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Genworth Canada Outshines Genworth US

Genworth-MI-CanadaGenworth MI Canada, the country’s largest private default insurer, reported $84 million in Q4 profit last week (vs. $87 million a year earlier).

South of the border, things aren’t so pretty. Genworth Financial's US mortgage insurance subsidiaries were downgraded by S&P after an atrocious quarter. Genworth Financial, the US parent of Genworth Canada, had its ratings reaffirmed, but its ratings outlook was downgraded.

It’s a stark commentary on how different the US and Canadian housing markets are.

Genworth Canada’s net new premiums rose 22% y/y, with Genworth reportedly regaining market share from CMHC. That comes despite what some call CMHC’s “unfair advantage” (CMHC insurance has a 100% government guarantee while Genworth is only 90% backed).

“If there was a level playing field in terms of government backing, the private insurers, namely Genworth, would experience a significant increase in market share in a very short period of time,” said CIBC’s Mr. Holden (Globe).

Canadian-HousingHere are some other notes from Genworth Canada’s conference call and financial reports:

  • The company says there could be some “refinances pulled forward” due to the March 18 mortgage rule changes. (No surprise there.)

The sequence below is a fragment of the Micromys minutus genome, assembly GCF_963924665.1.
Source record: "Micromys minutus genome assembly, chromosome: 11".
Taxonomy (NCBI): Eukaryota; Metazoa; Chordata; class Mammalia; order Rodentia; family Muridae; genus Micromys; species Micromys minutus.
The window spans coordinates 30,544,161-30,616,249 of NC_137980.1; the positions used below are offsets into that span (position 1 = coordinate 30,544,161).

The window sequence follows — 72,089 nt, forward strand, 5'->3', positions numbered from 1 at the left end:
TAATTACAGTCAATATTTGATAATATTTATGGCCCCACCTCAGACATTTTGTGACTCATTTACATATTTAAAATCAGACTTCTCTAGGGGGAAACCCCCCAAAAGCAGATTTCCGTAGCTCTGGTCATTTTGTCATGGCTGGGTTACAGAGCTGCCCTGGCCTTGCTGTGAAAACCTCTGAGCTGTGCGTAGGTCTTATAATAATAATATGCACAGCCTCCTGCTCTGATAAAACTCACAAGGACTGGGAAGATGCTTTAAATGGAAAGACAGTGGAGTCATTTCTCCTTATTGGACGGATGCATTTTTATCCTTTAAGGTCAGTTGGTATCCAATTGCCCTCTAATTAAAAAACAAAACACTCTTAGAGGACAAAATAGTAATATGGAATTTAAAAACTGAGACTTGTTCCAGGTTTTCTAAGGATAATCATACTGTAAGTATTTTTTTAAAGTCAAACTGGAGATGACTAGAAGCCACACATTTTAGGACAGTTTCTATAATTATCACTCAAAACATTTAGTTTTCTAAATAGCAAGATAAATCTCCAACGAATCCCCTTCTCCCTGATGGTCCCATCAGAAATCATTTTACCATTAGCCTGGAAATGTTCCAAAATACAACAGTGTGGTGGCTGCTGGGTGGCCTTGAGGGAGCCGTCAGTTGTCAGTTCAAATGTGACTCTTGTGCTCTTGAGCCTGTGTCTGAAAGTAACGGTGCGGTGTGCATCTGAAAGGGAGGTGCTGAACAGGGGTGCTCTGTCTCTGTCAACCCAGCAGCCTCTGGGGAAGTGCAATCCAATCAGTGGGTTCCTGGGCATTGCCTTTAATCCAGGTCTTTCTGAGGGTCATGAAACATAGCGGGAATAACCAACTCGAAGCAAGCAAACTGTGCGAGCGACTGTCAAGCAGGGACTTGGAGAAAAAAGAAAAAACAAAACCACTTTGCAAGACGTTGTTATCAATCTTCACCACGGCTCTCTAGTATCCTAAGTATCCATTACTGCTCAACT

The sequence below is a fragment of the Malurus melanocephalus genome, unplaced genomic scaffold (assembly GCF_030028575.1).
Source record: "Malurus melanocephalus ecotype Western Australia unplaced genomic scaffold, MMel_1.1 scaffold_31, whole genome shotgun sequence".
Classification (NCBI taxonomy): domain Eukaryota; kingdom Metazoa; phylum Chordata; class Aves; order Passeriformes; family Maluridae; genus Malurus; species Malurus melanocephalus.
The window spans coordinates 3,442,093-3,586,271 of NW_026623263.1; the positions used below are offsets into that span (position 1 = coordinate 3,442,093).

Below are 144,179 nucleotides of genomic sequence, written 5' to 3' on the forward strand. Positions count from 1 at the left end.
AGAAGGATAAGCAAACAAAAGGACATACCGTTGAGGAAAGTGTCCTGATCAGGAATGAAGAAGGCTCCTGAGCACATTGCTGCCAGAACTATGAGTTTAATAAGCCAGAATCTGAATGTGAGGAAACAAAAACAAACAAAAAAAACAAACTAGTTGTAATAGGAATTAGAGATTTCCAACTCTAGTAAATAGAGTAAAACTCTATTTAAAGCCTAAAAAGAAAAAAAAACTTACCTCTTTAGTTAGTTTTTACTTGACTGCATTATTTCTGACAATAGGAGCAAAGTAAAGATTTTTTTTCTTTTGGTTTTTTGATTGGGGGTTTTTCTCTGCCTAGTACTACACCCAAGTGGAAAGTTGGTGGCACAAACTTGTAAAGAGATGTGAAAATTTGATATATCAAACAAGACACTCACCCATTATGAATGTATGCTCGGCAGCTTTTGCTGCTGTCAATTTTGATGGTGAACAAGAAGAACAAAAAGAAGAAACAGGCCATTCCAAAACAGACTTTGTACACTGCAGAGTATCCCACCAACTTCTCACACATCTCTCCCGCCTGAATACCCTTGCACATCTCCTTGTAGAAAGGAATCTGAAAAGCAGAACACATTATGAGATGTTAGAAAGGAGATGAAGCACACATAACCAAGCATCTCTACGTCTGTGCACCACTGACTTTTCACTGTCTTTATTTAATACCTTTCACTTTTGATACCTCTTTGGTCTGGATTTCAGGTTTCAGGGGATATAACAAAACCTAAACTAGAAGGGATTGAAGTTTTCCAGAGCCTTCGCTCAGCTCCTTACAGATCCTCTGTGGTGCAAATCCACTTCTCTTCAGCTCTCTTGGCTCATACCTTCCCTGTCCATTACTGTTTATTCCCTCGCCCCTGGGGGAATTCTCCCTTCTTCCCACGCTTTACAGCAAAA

• These new rules “may reduce the premiums-written opportunity for the insured mortgage market by 5-10% due to lower premium rates for 30-year amortization mortgages and 85% refinance mortgages.”
  • Falling home prices are the focus of Genworth’s current “stress-tests” (even more so than unemployment). The company forecasts a 1.3% drop in home prices this year, but it is preparing (modelling) for worse.
  • Genworth says it had greater market penetration with both Big 5 and non-bank lenders last quarter, with a “big push” from the mortgage broker market.
  • Genworth believes that “the national unemployment rate should decline modestly in 2011, leading to further improvement in the Company’s overall mortgage delinquency rates.”

Regarding the above: To be clear, it was Genworth's U.S. mortgage insurance subsidiaries that were downgraded. Genworth Financial itself had its ratings reaffirmed, but its outlook was revised to negative by S&P.

Rob McLister, CMT